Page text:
While state A understands its obligation under Article 14 not to implement the planned measures without the consent of state B, it nevertheless begins work on the infrastructure for the industrial area. Realising this, state B requests state A immediately puts all construction projects on hold, until the two states have agreed on the terms of the planned measures. State A in turn argues that the infrastructural facilities (mainly roads at this stage) will have no impact on the transboundary watercourse and that state A will of course respect state B’s period for reply during which time state A will not begin with the construction of the actual ‘planned measure’ – the dye-work plant. Here, state A’s argument is convincing. Article 14(b) does not oblige state A to stop any works on its territory – only the implementation of the actual planned measures which may have a significant adverse (transboundary) effect. However, it would be wise for state A to await the outcome of state B’s evaluation of the shared data and information and the potential following negotiations between the states. Otherwise, state A takes the risk that its infrastructure does not match the final project. Furthermore, state A has to be aware that Articles 5-7 of the Convention, i.e. the principle of equitable and reasonable utilisation, apply in any case – regardless of the notification and reply process.
Nine months after state A shared the data and information with its downstream neighbour, state B claims in its reply that the carrying capacity of the transboundary watercourse and the linked wetland is much lower than estimated by state A and demands the designated area for the industrial park to be scaleddown considerably. According to state B, if state A would proceed with the original plan, it would violate the principle of equitable and reasonable utilisation. State A on the other hand argues that the proposed dye-work plant and the planned industrial area are in line with the sustainable management of the river; and thus comply with Articles 5-7 of the Convention.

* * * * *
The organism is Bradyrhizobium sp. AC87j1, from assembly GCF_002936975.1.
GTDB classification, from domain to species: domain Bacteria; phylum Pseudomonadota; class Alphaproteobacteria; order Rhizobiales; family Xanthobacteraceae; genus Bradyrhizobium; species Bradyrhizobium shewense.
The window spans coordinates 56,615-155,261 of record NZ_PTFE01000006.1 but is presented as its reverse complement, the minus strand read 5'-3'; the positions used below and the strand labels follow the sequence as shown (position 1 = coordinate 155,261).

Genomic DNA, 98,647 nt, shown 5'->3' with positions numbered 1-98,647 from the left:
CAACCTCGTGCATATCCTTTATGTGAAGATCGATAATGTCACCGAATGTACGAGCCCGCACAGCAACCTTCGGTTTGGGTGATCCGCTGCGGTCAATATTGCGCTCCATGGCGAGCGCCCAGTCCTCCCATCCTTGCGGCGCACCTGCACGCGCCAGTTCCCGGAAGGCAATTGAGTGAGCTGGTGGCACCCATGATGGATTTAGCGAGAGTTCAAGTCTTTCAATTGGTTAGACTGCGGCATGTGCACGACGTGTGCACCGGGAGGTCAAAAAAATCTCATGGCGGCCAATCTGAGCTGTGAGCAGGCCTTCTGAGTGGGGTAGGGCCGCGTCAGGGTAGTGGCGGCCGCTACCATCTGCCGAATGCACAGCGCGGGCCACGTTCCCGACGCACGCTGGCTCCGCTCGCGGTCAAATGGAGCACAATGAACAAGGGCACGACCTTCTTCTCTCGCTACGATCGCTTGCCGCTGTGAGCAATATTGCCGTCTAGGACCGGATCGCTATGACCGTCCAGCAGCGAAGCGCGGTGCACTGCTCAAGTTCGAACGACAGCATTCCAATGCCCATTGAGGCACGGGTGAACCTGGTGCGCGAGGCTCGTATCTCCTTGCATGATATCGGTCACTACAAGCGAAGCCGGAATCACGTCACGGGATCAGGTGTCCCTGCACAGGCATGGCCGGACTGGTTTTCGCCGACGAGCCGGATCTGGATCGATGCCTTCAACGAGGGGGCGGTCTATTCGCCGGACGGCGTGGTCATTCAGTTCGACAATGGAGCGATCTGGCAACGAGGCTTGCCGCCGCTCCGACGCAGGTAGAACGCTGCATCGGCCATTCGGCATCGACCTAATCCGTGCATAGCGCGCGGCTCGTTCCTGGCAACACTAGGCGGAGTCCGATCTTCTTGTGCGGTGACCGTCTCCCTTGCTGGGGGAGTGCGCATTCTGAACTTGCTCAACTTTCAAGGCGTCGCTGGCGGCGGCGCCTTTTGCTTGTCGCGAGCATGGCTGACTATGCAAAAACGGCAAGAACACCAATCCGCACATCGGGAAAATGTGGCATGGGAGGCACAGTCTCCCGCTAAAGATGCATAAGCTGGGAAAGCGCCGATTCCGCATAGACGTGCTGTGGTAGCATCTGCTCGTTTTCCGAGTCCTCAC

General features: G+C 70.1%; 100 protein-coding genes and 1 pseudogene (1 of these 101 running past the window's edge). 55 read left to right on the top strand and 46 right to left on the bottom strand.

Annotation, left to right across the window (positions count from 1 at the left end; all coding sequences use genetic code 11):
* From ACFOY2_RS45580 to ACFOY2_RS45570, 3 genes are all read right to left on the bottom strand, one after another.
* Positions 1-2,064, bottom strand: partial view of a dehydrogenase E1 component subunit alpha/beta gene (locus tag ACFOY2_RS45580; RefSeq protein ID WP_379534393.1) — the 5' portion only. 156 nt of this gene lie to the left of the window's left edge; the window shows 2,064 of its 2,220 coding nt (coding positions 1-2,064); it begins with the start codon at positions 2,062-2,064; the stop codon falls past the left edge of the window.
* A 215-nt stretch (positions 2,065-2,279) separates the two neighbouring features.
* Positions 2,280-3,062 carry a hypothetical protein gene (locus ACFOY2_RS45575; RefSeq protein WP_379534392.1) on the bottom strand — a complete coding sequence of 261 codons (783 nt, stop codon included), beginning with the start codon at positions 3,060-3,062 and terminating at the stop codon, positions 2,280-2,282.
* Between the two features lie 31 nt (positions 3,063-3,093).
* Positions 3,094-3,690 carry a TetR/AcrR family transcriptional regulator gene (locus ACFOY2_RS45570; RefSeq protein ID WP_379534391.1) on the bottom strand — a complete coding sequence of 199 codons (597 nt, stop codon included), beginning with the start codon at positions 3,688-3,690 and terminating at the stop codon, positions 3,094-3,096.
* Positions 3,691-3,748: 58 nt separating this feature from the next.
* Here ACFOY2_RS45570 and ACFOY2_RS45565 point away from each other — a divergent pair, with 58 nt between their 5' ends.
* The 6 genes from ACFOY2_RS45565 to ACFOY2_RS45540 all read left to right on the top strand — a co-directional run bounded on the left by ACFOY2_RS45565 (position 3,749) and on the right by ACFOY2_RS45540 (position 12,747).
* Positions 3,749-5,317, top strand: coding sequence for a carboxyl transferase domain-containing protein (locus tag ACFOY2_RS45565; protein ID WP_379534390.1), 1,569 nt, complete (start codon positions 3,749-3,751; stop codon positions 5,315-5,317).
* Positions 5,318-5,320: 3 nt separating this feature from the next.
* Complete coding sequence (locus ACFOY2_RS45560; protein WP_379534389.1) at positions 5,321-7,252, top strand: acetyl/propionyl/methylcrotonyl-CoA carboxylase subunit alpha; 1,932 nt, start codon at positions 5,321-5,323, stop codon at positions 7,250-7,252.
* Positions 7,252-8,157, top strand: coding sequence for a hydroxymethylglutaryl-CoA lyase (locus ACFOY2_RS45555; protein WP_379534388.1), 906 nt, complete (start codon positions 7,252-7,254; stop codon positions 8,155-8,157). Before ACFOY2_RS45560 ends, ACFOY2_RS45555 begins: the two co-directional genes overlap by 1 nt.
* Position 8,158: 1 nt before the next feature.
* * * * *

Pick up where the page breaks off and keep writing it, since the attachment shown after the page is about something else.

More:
A consultation and negotiation process follows according to Article 17 of the UN Convention. Both watercourse states have to try to reach an ‘equitable resolution’ of the conflicting views, based on the principle of good faith (see Glossary of Terms). Their ultimate goal is to arrive at a point where both states agree that the planned measure is consistent with Articles 5-7 – e.g. by amending the initial plan or paying compensation. In the case at hand one could think of downscaling the size of the dye-work plant, imposing strict environmental regulation or standards on the industrial development in the area, or payment by state A for environmental protection measures in the transboundary wetland.